The Fraclab program is called in the MATLAB command line, and the program automatically calculates the inverted binarized image. The maximum and minimum size of the box and the number of boxes can be automatically identified by the program. The box dimension is the program calculation fractal dimension value D = 1.2356 of the Koch curve image.
3.2.2. Program Calculation Verification
Table 3 shows the comparisons of the results of the calculation. It can be seen from Table 3 that the calculated relative deviation for the fractal image is 3.05% at maximum and the minimum deviation is 0.49%. The relative deviation of the program for the fractal dimension of the Sherpinski triangle and the Sherpinsky square is 1.22% and 0.998%. The relative deviation of the fractal dimension calculated for the Koch curve is 2.01%. The cause of the deviation may be that the detailed image of the corner of the Koch curve is not clear enough. The numerical deviation of the image box calculated by MATLAB is less than 4%. Thus, it can be used for the calculation and analysis of the actual image fractal dimension.

4. Experimental Results and Discussion
4.1. Pore Structure Characteristics
In order to study the pore structure characteristics of the aerated concrete block specimen completely, five pore structure slice images were taken from the upper, middle, and bottom parts of the specimen for analysis. The data of pore structure measurement parameters calculated based on IPP were statistically analyzed as follows. Tables 4–6, respectively, correspond to the pore structure characterization parameters of the upper, middle, and bottom parts of the aerated concrete block specimen. Taking Table 4 as an example, it can be seen that the pore shape factor of the aerated concrete block is 2.91 and the Feret diameter is 67.23. The total percentage of pore area is 62%. According to the stereological principle, 62% can be taken as the characterization porosity of the aerated concrete block. According to the statistics of the characteristic parameters of the pore structure in the upper, middle, and bottom parts of the aerated concrete block, the results show that the porosity of the aerated concrete block is 64.33% according to IPP. It can be seen that the irregular shape of the pore structure inside the aerated concrete block occupies a large percentage, which is mainly caused by the gas generation mode in the production process of the aerated concrete block. These parameters can provide reference indexes for pore structure control, raw material ratio, and block quality control of porous materials.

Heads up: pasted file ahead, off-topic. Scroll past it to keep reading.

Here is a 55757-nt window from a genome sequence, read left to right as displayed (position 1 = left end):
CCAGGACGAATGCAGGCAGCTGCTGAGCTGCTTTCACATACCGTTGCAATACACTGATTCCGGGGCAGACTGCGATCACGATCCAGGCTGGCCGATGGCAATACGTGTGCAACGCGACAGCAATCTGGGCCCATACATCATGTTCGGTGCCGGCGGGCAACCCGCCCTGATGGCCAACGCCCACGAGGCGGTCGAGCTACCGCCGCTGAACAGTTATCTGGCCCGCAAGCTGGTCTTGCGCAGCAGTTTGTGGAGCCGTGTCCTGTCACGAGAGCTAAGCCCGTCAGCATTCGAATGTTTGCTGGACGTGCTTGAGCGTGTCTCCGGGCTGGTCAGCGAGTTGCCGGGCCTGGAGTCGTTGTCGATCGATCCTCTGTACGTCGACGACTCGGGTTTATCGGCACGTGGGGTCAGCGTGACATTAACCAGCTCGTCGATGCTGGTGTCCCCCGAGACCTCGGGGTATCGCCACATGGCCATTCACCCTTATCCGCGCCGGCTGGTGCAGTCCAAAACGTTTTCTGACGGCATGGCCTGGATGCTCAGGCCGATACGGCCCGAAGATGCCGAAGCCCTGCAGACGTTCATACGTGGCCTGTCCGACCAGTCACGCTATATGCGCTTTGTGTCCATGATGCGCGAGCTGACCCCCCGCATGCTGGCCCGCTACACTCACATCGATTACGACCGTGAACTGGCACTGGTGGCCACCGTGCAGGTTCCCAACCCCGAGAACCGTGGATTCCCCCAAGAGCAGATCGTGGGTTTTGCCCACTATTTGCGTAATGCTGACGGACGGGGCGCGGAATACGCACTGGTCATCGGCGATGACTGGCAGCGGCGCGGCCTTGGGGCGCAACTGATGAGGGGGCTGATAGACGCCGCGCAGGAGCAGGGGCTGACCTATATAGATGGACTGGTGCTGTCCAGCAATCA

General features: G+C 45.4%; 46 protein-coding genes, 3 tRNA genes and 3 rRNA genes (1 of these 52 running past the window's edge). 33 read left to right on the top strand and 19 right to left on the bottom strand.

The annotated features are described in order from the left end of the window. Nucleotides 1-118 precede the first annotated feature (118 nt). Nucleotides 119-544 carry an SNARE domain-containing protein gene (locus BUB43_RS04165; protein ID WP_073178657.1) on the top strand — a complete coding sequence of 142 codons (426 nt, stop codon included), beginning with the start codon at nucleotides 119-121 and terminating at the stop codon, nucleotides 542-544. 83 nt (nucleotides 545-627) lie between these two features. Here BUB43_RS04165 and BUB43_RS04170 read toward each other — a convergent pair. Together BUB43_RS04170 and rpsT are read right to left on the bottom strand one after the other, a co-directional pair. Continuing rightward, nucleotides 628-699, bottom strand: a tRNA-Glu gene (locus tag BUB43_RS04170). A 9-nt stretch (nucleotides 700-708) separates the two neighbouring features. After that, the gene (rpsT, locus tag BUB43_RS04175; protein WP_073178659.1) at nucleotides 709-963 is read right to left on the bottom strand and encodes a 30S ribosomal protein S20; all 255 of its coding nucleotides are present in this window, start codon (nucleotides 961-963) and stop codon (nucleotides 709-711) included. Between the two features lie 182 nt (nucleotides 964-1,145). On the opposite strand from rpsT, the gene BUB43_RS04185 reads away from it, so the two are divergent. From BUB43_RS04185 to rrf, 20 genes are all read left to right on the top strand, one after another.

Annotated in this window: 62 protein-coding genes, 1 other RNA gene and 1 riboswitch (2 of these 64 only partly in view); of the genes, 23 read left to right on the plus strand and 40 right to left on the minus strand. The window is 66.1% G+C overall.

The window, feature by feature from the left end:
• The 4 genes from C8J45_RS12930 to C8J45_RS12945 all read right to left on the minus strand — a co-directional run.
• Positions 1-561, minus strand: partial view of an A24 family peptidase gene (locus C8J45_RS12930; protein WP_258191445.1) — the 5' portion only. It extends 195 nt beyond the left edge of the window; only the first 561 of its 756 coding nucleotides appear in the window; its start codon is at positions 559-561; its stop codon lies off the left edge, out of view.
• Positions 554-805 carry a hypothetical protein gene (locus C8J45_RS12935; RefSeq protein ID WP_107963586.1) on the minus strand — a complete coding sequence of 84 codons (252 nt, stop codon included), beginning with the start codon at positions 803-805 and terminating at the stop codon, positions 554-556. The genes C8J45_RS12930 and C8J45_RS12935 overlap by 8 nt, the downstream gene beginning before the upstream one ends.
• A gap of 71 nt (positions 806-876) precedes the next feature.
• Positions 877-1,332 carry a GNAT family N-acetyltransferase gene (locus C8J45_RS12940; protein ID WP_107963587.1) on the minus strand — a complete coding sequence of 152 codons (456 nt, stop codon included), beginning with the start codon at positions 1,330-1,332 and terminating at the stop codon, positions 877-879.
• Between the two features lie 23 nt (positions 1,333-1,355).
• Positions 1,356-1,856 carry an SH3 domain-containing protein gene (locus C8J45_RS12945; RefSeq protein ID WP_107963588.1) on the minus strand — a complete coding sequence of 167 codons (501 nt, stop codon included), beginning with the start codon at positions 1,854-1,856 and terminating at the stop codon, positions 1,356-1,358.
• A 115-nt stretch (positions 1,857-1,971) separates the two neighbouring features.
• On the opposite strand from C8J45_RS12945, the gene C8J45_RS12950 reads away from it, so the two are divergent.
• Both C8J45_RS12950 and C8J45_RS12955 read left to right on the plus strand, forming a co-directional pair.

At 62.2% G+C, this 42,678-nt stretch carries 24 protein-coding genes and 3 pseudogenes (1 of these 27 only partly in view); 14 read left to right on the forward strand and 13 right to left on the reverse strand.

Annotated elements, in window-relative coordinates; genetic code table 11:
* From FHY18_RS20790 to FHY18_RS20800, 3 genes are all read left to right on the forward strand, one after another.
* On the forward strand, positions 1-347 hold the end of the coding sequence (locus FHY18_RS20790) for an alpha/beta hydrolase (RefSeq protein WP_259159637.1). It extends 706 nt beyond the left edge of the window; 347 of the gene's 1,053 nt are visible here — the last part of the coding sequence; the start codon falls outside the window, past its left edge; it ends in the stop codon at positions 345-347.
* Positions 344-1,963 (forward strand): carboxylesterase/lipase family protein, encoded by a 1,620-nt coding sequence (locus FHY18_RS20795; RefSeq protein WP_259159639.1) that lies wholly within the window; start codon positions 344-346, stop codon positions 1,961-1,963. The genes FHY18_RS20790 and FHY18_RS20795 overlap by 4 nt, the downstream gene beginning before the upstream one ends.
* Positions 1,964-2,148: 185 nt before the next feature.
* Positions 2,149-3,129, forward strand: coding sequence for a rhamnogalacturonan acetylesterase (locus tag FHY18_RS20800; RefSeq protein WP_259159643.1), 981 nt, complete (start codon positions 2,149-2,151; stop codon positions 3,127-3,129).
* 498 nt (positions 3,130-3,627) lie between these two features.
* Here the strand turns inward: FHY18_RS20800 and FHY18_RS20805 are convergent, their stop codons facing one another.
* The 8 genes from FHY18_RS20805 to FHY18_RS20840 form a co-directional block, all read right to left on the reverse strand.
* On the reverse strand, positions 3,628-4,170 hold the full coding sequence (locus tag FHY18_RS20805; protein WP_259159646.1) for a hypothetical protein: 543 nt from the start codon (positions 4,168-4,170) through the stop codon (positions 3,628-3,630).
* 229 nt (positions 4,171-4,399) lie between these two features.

4.2. Pore Diameter Distribution
The pore diameter distribution can describe the size distribution form of the inner pore structure of the aerated concrete block. In the study, five pore structure slice images were taken from the upper, middle, and bottom parts of the specimen for analysis. The data of the pore diameter distribution were determined by 15 slices of the CT pore structure images. All pores structure slice images are from one scanning sample. The selection of the sample meets the research of the literature [34]. The average diameter distribution histogram is made to represent the pore diameter distribution diagram of the aerated concrete block based on fifteen pore structure slice images. Figures 4–6 show the pore size distribution of the upper, middle, and bottom of the aerated concrete block and have similar trends. The pores (20 μm∼60 μm) are called macroscopic capillary pores. It can be seen from the pore size distribution diagram of the three parts that the small pores (20 μm∼60 μm) of the aerated concrete block account for a large percentage compared with the large pores (60 μm∼400 μm or more). The macroscopic capillary pores are common in the interior of aerated concrete block.
4.3. Fractal Dimension of Pore Structure Images
The fractal dimension values of the 1205 pore structure images were calculated and counted by the MATLAB program. The fractal dimension of the aerated concrete block pore structure images is between 1.775 and 1.805, and the average fractal dimension is 1.789.